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Cheap Trick

album band hit epic

Cheap Trick, the power pop band that wouldn’t go away (f. 1973, Rockford, III.). MEMBERSHIP: Robin Zander, voc. (b. Loves Park, III., Jan. 23, 1953); Rick Neilson, gtr. (b. Rockford, III., Dec. 22, 1946); Tom Petersson, bs. (b. Rockford, III., May 9, 1950); Bun E. Carlos (real name, Brad Carlson), drm. (b. Rockford, III., June 12, 1951).

Rick Neilson’s parents sang opera and choral music professionally. They also owned a music shop in Rockford, III. This gave Neilson access to a variety of instruments. He started playing the drums, but with the coming of the Beatles, he took up the guitar. Brad Carlson, the son of a roofer, was two grades behind Neilson in the same school. He bought his first drum set at Neilson’s father’s store. Tom Petersson started out on the guitar, but switched to bass because he wanted to play with Neilson.

The three wannabe stars played in myriad local bands through the 1960s, both together and separately. Neilson and Petersson recorded a single in 1967 as the Grim Reapers and an album for Epic in 1969. The record went nowhere. The Reapers relocated several times under several names, finally settling back in Rockford as Cheap Trick. They brought Carlos and Zander on board, rounding out the quartet in 1974. Between 1974 and 1977, they played 200 dates a year, opening shows for groups ranging from KISS to the Kinks.

Epic once again signed the group in 1976, releasing their debut in 1977. It didn’t chart in the U.S., but went gold in Japan where the young girls couldn’t get enough of Zander’s good looks. They put out In Color in 1978, a softer, slicker album than their debut. Despite little radio play and no hit singles, the record crept to #73 on the album charts, and went gold in Japan. Later that year, they released Heaven Tonight . The song “Surrender” got some album rock play and even managed to garner enough pop radio play to hit #62. The album hit #48. In Japan it went platinum.

By 1978 Cheap Trick were superstars in Japan. They sold out the big Budokan Arena in two hours. They recorded the concert with thoughts of a Japanese live album. Surprisingly, the album started to sell well in the U.S. as an import. Epic tested the water with a nine-track EP serviced to rock radio. The live version of “I Want You to Want Me” started getting considerable play. It rose to #7 in the charts. Epic released the record in the U.S. and it rose to #4, selling platinum (and eventually over 4 million copies). The album went triple platinum in Japan. They followed the hit single with another live track, a cover of Fats Domino’s “Ain’t That a Shame,” which hit #35.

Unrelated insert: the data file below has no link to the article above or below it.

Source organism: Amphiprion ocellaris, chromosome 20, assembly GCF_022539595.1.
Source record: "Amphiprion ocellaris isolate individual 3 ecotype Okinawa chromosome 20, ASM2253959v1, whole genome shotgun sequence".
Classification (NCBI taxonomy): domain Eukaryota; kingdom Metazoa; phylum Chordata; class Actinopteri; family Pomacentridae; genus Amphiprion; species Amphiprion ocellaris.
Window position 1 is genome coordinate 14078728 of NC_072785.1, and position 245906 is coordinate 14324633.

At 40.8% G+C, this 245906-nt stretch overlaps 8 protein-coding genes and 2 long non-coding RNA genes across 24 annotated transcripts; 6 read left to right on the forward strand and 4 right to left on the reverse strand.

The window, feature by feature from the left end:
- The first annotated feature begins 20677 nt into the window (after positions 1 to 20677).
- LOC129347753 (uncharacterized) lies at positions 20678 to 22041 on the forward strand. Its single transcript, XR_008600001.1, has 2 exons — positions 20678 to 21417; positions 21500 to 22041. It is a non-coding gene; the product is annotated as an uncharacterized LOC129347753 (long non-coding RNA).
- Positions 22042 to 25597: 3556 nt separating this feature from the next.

By the time Live at Budokan came out in the U.S., Cheap Trick had finished their next studio album, the highly produced Dream Police . The album hit #6 in the U.S., with the title track rising to #26 on the singles chart. A 10” EP, Found All the Part, consisting of previously unreleased tracks from their first four albums, hit #39. In 1979 the band went into the studio with producer George Martin and recorded All Shook Up . Despite the absence of a Top 40 single, the record manages to reach #24 and sold gold.

By 1980 the band had been touring or recording nearly continuously for seven years. Feeling burned out from the constant road work, Petersson left the band. He relocated to N.Y. with his wife. They formed a band and released an album.

The group replaced Petersson with Jon Brant (b. Feb. 20, 1954) in time for him to get on the cover of One on One . With a polished studio sheen, the album went platinum, despite peaking at #39. 1983’s rawer, more energetic Next Position Please topped out at #61, and their next two albums fared little better. These were not the kind of chart numbers Epic wanted from a multi-platinum band.

Before their 1988 album Lap of Luxury, several things happened. The band asked Petersson to rejoin the group. The record company brought in outside songwriters to provide the band with some power ballads, the musical flavor of the year. They recorded the material, although they were personally indifferent to it. One of the tunes, “The Flame,’ became the group’s first chart-topping single. Their cover of Elvis Presley’s “Don’t Be Cruel” hit #4, the first Elvis tune to hit the Top Ten after the King passed on. The album hit #18 and went platinum.

The group tried to recreate this success with 1990’s Busted, recording more power ballads and another Elvis cover. Their version of “Can’t Stop Falling in Love” hit #12, but the album peaked out at #48. Zander cut a solo album in 1993 that didn’t chart. The band left Epic and after a while signed on with Warner Bros. Their Warner debut, 1994’s Woke Up with a Monster, debuted on the charts at #123 and dropped off two weeks later. That same year, Epic released Budokan II .

The band continued to tour for their core fans. Several influential bands such as the Smashing Pumpkins, who considered the band a major influence, asked them to open tours. They played the 1996 Lollapalooza tour. That same year, Epic released a boxed set of the band’s hits, misses, and unreleased tracks.

The band signed with independent Red Ant records in 1997 and recorded the critically lauded Cheap Trick, but the album didn’t sell well. They played a series of concerts that recapped their first four albums song for song. Several of these tracks found their way onto the live hits package Music for Hangovers . Despite this brief foray into nostalgia, the band promises to continue to create and rock until they drop, or their fans lose interest.

Cheatham, Doc (actually, Adolphus Anthony) [next] [back] Cheadle, Don (1964–)

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